5 Social Media Mistakes that Could Damage Your Career

Posted April 03, 2015 by
Happy young woman looking up of Hand drawn illustration of social media sign and symbol doodles

Happy young woman looking up of hand drawn illustration of social media sign and symbol doodles. Photo courtesy of Shutterstock.

By now you probably already know that your next employer will peak into your amazing, oh-so-cool Facebook, LinkedIn, or Twitter profile to check you out (I don’t mean this in the wrong way).

Oh, what,you didn’t know? Go ahead and have a look at Career Builder’s 2013 research results based on the topic. According to a sample of more 2,100 hiring managers and recruiters, 2 in 5 (exactly 39%) companies used social media to research candidates and find information that would help them decide on hiring the candidate or not.

So, before you tweet, share, or comment on anything that makes you look like someone on the farthest opposite end of “decent” or “professional”, take necessary caution!

Have you heard of the term “zombie content”? The term zombie content is derived from the fact that anything you post on the social media is out there on the web and never goes way even if you have forgotten it. It doesn’t simply die! And given the ease of finding any form of content nowadays, you’d want to be aware of what Google unearths from your social media pages. Turns out those frat parties or crazy spring break pictures tags never disappeared and your potential employer could be looking at it any time—even right now!

Here are the top 5 social media mistakes that could damage your career.

1) Not Fixing The Privacy Settings: If the networks have given you the benefit of customizing who can and can’t see your stuff, utilize it! Some pictures, updates, and information (such as age or full name) arehighly personal. Don’t shine all sides of your personality to everyone. Chances are your current or future boss doesn’t agree with your political views. Also, provocative/ inappropriate content ranked at the top reason (50% said that this was the reason) for employers to decide against a candidate when CareerBuilder asked employers about how they chose not to hire someone. Drug use and discriminatory content (race, religion, gender etc) was also one of the top reasons. So, avoid updating such harmful content at all costs.

Try to limit your content to your “friends” only, and if needed, only family or very close friends. Take care of those re-tweets, tags, and shares your friends or followers have initiated. If you are not comfortable with a larger audience viewing it, ask them to change the privacy settings, also.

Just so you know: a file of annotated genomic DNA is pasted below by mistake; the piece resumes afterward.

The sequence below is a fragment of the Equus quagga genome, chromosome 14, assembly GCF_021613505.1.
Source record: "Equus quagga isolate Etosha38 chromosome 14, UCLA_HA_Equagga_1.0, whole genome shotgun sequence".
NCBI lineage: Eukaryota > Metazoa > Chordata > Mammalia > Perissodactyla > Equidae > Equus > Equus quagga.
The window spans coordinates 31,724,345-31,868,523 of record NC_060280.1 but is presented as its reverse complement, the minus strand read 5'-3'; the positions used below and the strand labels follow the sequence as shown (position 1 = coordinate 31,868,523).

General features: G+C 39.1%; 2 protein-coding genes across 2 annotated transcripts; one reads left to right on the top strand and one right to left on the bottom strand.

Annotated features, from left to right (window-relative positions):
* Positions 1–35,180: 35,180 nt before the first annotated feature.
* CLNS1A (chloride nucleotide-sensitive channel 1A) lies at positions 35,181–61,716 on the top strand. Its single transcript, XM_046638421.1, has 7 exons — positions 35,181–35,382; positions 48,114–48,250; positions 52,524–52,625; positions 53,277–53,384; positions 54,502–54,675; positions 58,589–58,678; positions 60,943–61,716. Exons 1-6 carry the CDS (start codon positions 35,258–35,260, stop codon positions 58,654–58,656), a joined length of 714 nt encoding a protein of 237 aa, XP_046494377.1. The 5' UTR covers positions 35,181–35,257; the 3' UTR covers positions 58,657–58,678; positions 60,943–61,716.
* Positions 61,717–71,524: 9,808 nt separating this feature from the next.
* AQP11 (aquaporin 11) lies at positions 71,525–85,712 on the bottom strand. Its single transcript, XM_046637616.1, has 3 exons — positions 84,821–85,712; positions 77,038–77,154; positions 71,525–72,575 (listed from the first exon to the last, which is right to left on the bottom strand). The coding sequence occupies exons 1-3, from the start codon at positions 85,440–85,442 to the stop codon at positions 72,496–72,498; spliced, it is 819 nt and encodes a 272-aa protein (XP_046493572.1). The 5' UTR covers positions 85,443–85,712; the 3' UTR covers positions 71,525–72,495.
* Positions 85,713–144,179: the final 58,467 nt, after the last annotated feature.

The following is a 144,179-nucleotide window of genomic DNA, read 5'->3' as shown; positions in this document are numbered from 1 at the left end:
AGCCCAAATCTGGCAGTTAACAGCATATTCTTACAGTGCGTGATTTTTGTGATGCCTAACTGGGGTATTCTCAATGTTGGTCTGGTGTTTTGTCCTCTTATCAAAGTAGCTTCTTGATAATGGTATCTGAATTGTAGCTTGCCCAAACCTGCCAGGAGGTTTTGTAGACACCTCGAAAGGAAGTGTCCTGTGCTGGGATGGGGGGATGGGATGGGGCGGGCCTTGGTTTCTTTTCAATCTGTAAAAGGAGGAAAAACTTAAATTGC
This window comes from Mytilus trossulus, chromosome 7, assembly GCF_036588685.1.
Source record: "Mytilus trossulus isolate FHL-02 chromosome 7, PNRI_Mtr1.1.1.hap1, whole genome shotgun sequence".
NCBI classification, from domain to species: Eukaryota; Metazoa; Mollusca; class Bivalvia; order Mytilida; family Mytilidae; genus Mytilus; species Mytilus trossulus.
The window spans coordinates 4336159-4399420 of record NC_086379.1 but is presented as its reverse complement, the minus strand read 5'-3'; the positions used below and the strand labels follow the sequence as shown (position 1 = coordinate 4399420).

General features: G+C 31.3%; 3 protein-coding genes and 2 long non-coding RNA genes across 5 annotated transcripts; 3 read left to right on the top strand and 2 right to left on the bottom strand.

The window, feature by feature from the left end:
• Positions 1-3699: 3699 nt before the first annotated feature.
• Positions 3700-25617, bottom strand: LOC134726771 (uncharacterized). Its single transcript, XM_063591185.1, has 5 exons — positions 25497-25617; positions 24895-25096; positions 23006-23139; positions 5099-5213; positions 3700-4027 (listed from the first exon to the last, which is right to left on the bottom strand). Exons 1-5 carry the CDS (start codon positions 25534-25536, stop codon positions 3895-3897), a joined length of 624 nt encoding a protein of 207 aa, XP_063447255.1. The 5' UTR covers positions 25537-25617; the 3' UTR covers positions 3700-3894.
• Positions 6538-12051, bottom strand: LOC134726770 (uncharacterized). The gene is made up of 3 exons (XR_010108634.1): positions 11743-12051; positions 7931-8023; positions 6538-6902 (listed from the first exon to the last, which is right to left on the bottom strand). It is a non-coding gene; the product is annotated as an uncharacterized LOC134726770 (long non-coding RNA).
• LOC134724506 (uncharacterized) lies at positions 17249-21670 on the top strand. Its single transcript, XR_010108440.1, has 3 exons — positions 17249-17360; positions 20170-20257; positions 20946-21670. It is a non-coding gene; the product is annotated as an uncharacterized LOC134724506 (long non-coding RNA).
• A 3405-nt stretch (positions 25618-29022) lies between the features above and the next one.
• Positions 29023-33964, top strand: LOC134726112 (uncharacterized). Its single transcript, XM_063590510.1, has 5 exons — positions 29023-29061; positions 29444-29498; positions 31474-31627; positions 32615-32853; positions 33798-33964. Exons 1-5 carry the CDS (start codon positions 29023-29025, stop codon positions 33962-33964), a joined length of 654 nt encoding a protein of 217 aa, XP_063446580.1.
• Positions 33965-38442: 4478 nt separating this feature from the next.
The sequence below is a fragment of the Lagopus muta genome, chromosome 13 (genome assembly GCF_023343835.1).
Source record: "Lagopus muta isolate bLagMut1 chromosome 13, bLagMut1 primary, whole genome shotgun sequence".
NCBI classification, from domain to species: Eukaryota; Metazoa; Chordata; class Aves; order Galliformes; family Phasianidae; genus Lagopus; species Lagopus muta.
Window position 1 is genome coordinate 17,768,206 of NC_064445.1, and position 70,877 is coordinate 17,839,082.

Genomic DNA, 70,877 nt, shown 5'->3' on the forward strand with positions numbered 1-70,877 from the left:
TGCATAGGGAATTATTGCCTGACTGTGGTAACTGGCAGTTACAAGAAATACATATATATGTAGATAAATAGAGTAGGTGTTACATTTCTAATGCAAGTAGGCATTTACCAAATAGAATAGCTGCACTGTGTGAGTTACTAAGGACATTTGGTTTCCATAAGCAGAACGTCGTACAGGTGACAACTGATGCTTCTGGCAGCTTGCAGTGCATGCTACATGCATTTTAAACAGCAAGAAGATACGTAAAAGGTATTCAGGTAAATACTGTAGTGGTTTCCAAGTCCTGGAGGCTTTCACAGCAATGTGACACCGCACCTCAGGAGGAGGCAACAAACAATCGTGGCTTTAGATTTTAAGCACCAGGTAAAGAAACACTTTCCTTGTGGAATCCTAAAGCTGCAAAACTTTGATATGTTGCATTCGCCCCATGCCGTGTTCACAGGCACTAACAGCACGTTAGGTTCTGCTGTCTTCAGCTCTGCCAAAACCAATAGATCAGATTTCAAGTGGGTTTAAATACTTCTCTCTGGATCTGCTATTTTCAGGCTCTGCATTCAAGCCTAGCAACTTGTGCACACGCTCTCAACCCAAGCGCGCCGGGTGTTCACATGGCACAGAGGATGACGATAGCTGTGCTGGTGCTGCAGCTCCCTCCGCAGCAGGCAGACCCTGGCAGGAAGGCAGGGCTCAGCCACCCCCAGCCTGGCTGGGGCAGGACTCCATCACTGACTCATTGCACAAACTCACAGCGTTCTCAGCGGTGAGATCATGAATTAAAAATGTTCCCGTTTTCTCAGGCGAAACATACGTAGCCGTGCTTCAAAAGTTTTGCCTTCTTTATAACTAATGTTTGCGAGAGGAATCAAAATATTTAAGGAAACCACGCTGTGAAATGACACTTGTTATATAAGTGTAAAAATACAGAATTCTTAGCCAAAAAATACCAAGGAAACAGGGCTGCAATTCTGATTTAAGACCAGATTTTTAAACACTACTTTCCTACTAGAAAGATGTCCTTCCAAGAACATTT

2) Bad Mouthing Your Ex-Boss or Co-Workers: This is a major social media faux-pas and will definitely hurt your career. Avoid passing random rude comments about your boss, your workplace, work, or the co-workers because your potential employers will think you will do the same when it comes to their organizations.

3) Contradictory Information: Clearly, you have listed your credentials, years of experience, and maybe the age(if required) on your resume or LinkedIn profile. If you’ve tweaked the information a bit into something that may not be true because the social networking profiles of yours are all telling a different story, you will be labeled as someone unreliable or fake.

I personally knew a friend who has mismatched birth dates because his parents registered him six months after he was born (don’t ask me why. No idea!). Unfortunately for him, he has to go along with his official “documented” birthday everywhere – even on his social media profiles. Not doing so would have made him look like he was purposing giving out the wrong information.

4) Plagiarism: If you’ve applied to a content marketing firm or a similar media agency where “creative content”is what employers expect from their essay writers or researchers for that matter, the text, picture, quote, or articles you have posted needs to have reference citations as well. Plagiarism is completely unacceptable in the professional world.

5) Using Crazy/ Incomprehensible Language: If you’re posting in your own language, that’s fine. But if you’re using crazy text language such as, “Xomeday, ua will find de 1 who will watch xunrixewidua”, you’re in trouble.

Not only is it corny, UN-catchy, and unprofessional, it is incomprehensible for many people. Poor communication skillis another reason why many employers decided against a candidate, according to the CareerBuilder survey.

About Author:

Skornia Alison is a tech geek by nature and marketing executive by profession. She’s also a passionate traveler and she loves to talk about her travels wherever she goes.

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